Move all your site views and assets into /app/View/Themed/Site/

Create your admin themes in /app/View/Themed/Admin

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What about the plugin approach? I googled one or two admin plugins for CakePHP. Does that offer any additional benefits over separate apps? –  Jatinder Thind Feb 19 '13 at 17:21
    
Please read my answer, I tried to explain the advantages of using a plugin. Developing a separate application for the admin panel is probably only desirable if the admin panel is designed to manage several websites. If not, I would not create a separate application –  thaJeztah Feb 19 '13 at 19:40
    
I personally feel routing based admin is useful only for simple admin panels. Plus I don't like that idea of admin and frontend code in the same file. Decided to go the plugin way for now. –  Jatinder Thind Feb 22 '13 at 16:11

Old and refers to CakePHP 1.3, but still is a question you should check: CakePHP admin panel

The Cake way is routing. I'd go with a plugin like CakeDC Users that makes things easier.

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I have already checked the post you are referring to and that just points to a routing based admin panel which I don't want to use. I would prefer to keep my controllers/models separate if I can. –  Jatinder Thind Feb 19 '13 at 16:39
    
You can use an "admin" plugin but honestly this idea sucks and you'll end up with duplicate code. I had to deal with situations like this before in projects and refactored it to use prefix routing. In fact you gain nothing by putting the code in a separated plugin for example. –  burzum Feb 19 '13 at 20:59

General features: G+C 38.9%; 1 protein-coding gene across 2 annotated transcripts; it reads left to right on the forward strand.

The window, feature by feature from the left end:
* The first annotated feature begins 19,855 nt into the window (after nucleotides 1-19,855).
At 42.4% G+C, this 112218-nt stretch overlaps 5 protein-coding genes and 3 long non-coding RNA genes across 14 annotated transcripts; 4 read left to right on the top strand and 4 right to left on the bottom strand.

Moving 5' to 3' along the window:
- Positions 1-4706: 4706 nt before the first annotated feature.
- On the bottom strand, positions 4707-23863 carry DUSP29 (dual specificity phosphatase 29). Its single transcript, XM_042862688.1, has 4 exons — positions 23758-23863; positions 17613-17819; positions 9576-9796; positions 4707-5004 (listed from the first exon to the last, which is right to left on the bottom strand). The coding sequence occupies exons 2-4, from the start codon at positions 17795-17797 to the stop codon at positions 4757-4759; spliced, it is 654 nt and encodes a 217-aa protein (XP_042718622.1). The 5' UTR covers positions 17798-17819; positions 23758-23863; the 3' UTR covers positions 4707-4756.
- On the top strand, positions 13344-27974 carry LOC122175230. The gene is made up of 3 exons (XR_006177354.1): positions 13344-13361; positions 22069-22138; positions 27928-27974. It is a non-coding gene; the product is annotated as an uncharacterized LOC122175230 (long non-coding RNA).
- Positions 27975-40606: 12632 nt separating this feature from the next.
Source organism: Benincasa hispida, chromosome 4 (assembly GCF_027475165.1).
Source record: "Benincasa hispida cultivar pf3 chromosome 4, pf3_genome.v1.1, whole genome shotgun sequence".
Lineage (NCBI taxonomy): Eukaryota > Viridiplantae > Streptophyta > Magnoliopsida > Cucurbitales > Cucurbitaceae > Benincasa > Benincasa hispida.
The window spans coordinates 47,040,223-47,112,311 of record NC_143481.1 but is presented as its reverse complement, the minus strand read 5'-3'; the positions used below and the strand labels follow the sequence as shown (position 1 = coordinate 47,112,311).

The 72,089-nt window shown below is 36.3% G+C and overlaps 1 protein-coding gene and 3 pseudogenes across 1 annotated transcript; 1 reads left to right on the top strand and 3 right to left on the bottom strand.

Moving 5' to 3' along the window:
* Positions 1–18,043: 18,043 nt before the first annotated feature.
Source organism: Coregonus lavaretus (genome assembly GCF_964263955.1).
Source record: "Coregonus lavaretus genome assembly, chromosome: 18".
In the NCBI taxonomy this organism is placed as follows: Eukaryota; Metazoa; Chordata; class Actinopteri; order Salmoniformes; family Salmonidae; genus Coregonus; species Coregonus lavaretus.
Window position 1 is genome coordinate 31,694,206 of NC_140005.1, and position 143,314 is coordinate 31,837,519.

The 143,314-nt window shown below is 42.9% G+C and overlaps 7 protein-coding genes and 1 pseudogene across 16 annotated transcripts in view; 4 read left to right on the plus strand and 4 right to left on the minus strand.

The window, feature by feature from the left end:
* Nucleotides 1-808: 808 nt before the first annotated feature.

You could use admin-routing. Check out:

http://book.cakephp.org/2.0/en/development/routing.html#prefix-routing

Another solution -which I find really easy to implement- is like this:

In your AppController:

public function beforeFilter(){
        $this->set('current_user', $this->Auth->user());
         }  

This makes the $current_user available in your app.

Then in your view-files, you can check:

  <?php if ($current_user['role'] == 'admin'){/*place code for admin users to see here*/} ?>
  <?php if ($current_user){/*place code for logged-in users to see here*/} ?>
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Admin prefixing is a nice feature for quick, ad-hoc admin functionality, but will not separate front- and backend functionality. If you like to separate both, prefix-routing is not the best way to implement this. Also, putting too much logic in your views (if admin etc), is hard to maintain, especially for larger projects –  thaJeztah Feb 19 '13 at 19:37

I know this is an old thread. But would like to ask if anyone had trouble implementing the admin panel as a plugin. Particularly duplication of code.

For example you're implementing an e-commerce site. You have an OrderController both in the main and admin plugin. Don't you think it's kinda hard to maintain the logic in two places?

How about just using one main controller. It's serves two purpose. One as an API then the controller for your Admin webapp.

Your public side would then basically communicate via API to fetch data.

Do you think it's a good idea?

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You can use admin views like admin_index.ctp just change this

//Configure::write('Routing.admin', 'admin');

to

Configure::write('Routing.admin', 'admin');

in core.php and in the controller add admin_index() function